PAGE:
01 October 2015 by Anna Staford
With the discovery of liquid water on Mars, the human space travel to this planet has become more possible in the nearest future.
NASA’s science mission chief, John Grunsfeld, at the last news conference even suggested that “it would be possible for there to be life today on Mars”, as the presence of water can provide oxygen.
The fact of flowing water is proved by the dark, narrow streaks on the surface which mainly appear and increase during the warmest Martian months, fading gradually in the cooler period of the year.
“Mars is not dry, arid planet that we thought of it in the past”, said Jim Green, director of planetary science for NASA.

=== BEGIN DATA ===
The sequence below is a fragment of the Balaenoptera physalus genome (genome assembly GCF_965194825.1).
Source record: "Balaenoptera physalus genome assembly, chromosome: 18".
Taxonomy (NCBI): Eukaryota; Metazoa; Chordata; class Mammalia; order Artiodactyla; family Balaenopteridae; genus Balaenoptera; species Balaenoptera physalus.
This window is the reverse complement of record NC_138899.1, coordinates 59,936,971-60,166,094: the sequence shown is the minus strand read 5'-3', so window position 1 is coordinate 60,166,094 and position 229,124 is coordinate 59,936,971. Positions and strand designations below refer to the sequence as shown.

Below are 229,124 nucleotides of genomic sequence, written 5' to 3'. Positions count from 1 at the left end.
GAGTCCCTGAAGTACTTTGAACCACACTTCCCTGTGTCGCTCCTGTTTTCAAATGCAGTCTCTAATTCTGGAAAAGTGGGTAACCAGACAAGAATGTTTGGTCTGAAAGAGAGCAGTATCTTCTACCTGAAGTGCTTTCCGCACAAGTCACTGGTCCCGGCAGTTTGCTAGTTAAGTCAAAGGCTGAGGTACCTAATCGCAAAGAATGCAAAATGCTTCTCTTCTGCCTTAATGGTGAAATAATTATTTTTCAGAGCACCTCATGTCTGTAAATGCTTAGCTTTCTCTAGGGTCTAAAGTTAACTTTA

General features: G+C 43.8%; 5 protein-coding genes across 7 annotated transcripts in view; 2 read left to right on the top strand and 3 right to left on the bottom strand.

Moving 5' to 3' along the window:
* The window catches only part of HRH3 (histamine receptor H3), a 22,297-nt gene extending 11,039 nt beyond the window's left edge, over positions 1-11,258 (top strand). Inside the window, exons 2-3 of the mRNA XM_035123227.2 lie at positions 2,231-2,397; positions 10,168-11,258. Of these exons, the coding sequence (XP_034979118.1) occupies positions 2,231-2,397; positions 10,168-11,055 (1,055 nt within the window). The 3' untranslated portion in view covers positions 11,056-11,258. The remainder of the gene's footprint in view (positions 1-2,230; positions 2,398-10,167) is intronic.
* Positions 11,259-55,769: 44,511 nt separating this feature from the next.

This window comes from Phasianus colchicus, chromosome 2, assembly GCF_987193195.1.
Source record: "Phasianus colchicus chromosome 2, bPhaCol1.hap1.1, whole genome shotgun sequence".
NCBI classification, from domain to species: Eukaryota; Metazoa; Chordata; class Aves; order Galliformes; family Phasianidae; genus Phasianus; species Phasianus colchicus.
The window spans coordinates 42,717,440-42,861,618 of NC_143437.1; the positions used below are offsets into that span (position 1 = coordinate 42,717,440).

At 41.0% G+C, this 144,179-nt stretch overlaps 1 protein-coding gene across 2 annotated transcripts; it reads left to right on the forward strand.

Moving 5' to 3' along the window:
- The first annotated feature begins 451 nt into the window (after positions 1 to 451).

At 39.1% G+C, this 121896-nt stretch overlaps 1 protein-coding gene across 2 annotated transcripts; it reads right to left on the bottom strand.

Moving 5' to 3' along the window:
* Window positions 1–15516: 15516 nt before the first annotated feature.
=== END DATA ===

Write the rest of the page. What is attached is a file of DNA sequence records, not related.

Although the origin of water rivulets still remains a mystery, scientists research theories such as melting ice, an underground aquifer or perhaps a water vapour from the thin atmosphere of Red Planet.
NASA develops the capabilities to send the first human mission on Mars by the 2030. The spacecraft needed for this trip would differ from those utilised in space travel so far. The trip from Earth to Red Planet would take around seven months depending on the time of the year and the orbit.
Facts about human mission on Mars:
• More than 200,000 people applied for a one-trip to colonize Mars in 2030.• There are 50 men and 50 women who successfully passed the second round.• There are 39 Americans, 31 Europeans, 16 Asians, 7 Africans and 7 from Oceania.• Further competition will narrow the number to 4 people.• It will cost around 6$ billion to send 4 people on Mars.• The finalists, once they arrive to Red Planet, will never return to Earth.